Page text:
Our successful efforts to control Covid-19 have come at a huge cost: the shattering of “what was left of our common life”, says Mary Harrington in UnHerd. How? A recent tweet by a porn star called Aella showed how only a few top performers on OnlyFans, the site where she posts, make fortunes. Most make very little. This extreme asymmetry “eviscerates everything except the very top of the curve”. I call this Aella’s Law – and, thanks to the pandemic, it’s everywhere.
By September 2020 it’s thought that 240,000 small and medium British businesses had gone bust. Ocado and Amazon, however, grew by 35% and 85% respectively last year. Instead of high-street antiques shops, we have eBay, which “has devastated high-street sellers”. It’s the same story in our locked-down churches, with collections drastically reduced and the Church of England proposing “to increase parish sizes and cull mid-ranking clergy to trim costs”.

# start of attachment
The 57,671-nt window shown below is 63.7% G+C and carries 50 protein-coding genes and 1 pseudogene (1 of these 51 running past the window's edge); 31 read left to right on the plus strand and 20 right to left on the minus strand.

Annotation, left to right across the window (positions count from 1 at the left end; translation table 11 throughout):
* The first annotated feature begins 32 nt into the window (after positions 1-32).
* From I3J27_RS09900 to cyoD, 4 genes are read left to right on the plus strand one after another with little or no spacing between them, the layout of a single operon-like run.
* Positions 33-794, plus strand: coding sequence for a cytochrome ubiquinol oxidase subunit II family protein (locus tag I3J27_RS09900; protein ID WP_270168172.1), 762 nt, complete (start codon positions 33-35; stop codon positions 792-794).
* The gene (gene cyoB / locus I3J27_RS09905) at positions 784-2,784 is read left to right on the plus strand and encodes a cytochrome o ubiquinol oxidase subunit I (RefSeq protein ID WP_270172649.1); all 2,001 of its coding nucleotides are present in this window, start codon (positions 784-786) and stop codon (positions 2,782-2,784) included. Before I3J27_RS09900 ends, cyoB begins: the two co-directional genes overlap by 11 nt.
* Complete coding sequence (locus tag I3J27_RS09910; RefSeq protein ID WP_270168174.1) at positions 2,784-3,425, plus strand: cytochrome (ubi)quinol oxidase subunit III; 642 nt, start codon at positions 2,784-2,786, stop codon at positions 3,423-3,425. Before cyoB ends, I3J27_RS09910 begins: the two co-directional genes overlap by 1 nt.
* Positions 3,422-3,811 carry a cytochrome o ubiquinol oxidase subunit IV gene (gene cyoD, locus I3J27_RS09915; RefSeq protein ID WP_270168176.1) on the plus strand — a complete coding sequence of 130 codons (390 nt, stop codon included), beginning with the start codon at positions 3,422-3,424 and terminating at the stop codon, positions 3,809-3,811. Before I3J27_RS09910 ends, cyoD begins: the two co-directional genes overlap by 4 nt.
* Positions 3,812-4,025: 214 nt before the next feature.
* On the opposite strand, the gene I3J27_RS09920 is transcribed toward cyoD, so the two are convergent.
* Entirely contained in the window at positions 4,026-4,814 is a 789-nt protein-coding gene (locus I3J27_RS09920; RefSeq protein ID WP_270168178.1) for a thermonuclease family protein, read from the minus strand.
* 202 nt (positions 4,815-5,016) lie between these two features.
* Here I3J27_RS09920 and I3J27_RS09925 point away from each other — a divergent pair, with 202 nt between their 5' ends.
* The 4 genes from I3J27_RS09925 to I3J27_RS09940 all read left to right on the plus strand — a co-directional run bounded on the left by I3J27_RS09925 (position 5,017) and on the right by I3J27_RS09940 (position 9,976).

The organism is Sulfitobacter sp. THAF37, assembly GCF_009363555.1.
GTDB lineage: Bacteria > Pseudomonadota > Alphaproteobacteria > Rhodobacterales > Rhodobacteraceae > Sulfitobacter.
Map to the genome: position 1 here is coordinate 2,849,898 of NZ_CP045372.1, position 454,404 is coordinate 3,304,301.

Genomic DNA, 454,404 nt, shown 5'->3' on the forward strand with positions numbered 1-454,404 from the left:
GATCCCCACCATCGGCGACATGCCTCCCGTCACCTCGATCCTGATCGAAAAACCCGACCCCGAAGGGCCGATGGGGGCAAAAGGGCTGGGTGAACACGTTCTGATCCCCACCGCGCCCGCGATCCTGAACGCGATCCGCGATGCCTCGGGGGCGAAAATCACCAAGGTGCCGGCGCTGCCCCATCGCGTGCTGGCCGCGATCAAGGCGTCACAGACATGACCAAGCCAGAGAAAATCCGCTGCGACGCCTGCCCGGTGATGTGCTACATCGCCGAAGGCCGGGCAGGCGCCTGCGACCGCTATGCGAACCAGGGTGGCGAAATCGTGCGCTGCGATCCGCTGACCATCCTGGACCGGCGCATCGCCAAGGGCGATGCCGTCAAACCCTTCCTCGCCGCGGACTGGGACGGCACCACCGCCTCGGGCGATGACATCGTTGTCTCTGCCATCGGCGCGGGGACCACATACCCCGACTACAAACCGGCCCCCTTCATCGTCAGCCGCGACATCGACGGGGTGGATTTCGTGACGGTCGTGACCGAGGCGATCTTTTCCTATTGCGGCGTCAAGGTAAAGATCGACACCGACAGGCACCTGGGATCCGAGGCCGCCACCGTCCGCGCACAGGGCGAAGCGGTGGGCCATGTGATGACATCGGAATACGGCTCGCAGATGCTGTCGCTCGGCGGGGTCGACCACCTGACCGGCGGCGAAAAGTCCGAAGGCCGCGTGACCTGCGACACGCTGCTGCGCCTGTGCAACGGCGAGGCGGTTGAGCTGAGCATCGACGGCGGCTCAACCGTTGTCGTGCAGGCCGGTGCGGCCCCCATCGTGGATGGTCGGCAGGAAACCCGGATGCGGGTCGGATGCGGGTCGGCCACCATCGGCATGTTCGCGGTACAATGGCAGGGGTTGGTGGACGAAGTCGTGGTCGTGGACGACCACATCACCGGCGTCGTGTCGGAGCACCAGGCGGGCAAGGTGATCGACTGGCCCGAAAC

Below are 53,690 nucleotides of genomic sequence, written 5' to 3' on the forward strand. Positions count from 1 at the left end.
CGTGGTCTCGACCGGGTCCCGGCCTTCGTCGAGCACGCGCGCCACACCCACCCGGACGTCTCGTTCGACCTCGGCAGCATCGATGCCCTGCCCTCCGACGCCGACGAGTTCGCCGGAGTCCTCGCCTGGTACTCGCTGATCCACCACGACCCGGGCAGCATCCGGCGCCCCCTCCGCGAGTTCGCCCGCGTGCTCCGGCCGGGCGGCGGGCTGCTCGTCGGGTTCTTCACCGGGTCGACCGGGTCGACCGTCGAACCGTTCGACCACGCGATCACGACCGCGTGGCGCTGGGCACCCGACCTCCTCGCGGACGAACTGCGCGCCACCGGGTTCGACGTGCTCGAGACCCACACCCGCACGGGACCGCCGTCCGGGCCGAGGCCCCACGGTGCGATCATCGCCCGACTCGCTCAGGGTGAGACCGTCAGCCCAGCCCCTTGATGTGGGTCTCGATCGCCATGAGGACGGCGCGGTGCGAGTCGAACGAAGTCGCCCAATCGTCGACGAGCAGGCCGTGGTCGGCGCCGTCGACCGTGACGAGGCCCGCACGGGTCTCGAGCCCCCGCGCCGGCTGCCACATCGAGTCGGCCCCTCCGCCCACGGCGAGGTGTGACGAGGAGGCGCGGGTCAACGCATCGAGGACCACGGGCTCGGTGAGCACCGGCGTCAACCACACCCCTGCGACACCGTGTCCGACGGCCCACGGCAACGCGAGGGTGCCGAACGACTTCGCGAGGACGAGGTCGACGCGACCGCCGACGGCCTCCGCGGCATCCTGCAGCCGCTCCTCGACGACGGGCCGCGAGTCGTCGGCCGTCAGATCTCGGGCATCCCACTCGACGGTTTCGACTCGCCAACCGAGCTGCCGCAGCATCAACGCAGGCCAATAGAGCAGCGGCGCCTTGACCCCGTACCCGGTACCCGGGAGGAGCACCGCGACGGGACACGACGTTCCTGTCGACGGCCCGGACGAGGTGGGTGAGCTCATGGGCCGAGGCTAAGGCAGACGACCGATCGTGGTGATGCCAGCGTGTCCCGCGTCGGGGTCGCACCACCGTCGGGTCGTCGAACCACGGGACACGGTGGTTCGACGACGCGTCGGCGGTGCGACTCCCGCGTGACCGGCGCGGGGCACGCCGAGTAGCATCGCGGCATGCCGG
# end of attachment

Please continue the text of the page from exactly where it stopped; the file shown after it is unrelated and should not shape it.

Aella’s Law also has wider society in its grip. Those with happy families, good social lives and money have weathered the pandemic. But for anyone reliant on wider social institutions for human contact, education and safety, “the shattering of life in common has bitten more sharply”: young people, single parents, the unemployed, the elderly, the home-schooled children who “have struggled to concentrate due to hunger”.
This is the “emerging new normal”. But even as the pandemic has made it harder to see the life we have in common, we need it more than ever. “The alternative is a future governed purely by Aella’s Law: an unjust, atomised, deeply inhuman place.”
Read the full article here.